Angry researchers disclose Windows zero-day bug

An anonymous group of security researchers last week published information about an unpatched Windows bug, saying that they were disclosing the vulnerability because of the way Microsoft treated a colleague.

The flaw in Windows Vista and Server 2008 could be used by attackers to gain unauthorized access to a PC or cause it to crash.

Microsoft downplayed the threat, saying that the vulnerability required an attacker to have physical access to the computer or have compromised it with another exploit.

More intriguing than the vulnerability or its public disclosure — both are commonplace with Windows — was the declaration that began the message posted July 1 to the Full Disclosure security mailing list.

“Due to hostility toward security researchers, the most recent example being of Tavis Ormandy, a number of us from the industry (and some not from the industry) have come together to form MSRC: the Microsoft -Spurned Researcher Collective,” the message read. “MSRC will fully disclose vulnerability information discovered in our free time, free from retaliation against us or any inferred employer.”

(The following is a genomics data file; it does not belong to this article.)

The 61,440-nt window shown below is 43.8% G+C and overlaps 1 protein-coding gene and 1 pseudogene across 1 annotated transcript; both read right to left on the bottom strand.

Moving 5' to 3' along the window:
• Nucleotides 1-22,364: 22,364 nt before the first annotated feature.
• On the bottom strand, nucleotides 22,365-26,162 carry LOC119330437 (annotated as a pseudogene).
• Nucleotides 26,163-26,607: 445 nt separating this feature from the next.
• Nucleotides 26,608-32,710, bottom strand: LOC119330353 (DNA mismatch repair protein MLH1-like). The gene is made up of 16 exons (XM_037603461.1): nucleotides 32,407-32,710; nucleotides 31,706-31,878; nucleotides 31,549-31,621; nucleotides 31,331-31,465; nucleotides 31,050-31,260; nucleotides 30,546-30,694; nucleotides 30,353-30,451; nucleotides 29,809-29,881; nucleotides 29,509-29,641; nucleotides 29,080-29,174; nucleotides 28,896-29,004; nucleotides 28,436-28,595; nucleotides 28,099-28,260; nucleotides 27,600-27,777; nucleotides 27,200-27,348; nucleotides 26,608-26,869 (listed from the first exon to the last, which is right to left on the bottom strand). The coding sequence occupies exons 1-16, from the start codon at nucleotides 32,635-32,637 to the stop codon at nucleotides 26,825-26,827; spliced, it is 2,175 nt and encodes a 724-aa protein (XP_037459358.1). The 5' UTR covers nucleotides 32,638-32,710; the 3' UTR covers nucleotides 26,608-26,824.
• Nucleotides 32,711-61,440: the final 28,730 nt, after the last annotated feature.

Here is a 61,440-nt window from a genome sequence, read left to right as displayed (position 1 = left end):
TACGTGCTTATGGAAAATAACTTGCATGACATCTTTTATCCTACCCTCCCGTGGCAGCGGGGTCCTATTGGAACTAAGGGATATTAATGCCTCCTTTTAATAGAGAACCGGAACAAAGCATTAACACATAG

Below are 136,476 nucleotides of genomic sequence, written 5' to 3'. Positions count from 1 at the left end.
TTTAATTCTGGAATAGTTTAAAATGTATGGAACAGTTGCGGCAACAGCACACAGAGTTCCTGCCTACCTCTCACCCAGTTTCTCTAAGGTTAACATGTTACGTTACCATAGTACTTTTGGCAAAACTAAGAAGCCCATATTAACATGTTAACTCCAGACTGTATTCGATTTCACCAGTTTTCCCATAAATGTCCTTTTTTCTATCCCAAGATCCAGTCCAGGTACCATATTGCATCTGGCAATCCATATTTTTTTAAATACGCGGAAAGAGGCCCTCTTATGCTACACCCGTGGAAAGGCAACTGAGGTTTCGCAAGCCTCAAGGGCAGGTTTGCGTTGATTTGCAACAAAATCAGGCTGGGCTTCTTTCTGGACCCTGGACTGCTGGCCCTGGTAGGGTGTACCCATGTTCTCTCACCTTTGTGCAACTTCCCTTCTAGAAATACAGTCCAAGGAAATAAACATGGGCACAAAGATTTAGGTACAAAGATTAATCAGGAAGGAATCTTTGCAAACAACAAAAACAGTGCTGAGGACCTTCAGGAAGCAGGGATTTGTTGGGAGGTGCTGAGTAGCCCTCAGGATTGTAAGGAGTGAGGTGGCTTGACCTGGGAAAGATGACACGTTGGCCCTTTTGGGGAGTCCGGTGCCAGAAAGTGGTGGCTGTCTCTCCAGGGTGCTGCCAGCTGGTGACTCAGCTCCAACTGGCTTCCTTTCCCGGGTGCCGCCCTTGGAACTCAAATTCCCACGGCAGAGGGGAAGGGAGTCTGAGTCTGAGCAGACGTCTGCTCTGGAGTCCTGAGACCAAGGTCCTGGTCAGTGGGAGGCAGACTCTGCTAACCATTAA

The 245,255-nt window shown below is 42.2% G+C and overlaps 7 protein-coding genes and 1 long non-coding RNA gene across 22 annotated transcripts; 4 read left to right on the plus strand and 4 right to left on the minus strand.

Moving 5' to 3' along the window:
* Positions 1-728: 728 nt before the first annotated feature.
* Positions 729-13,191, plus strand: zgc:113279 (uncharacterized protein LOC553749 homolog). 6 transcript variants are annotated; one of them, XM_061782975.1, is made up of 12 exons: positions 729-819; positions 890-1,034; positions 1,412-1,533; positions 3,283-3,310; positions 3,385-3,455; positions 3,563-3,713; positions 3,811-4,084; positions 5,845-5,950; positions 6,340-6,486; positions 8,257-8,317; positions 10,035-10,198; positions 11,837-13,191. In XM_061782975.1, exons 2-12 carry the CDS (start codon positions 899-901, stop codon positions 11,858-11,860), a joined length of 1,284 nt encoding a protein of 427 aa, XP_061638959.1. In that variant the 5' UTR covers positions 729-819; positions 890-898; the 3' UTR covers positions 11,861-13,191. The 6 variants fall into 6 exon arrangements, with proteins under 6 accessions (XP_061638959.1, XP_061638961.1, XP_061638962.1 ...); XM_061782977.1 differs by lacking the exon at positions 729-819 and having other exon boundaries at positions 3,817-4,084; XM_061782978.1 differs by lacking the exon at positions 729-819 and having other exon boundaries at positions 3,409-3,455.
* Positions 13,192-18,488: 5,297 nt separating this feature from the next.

The name of the group is a poke at the Microsoft Security Response Center, the group responsible for investigating vulnerabilities, which also goes by the acronym (MSRC).

Tavis Ormandy is the Google security engineer who was at the center of a storm last month after he publicly disclosed a Windows vulnerability when Microsoft wouldn’t commit to a patching deadline.

Ormandy’s vulnerability was quickly put to use by hackers, who began launching attacks five days after he publicized the flaw. Last week, Microsoft claimed that it had tracked attacks on more than 10,000 computers since June 15.

While some security researchers criticized Ormandy for going public with the Microsoft vulnerability, others rose to his defense, calling out both Microsoft and the press for linking Ormandy to his employer, Google .

The Microsoft-Spurned Researcher Collective posted their message anonymously using an account from the Hushmail service and listed six names supposedly associated with the group. The names, however, were represented only by multiple Xs.

The group also called on other researchers to join it and along the way took another jab at its opponent. “We do have a vetting process, by the way, for any Microsoft employees trying to join,” the group said.

Would you recommend this article?

Share

Thanks for taking the time to let us know what you think of this article!
We'd love to hear your opinion about this or any other story you read in our publication.


Jim Love, Chief Content Officer, IT World Canada

Featured Download

Related Tech News

CDN in your inbox

CDN delivers a critical analysis of the competitive landscape detailing both the challenges and opportunities facing solution providers. CDN's email newsletter details the most important news and commentary from the channel.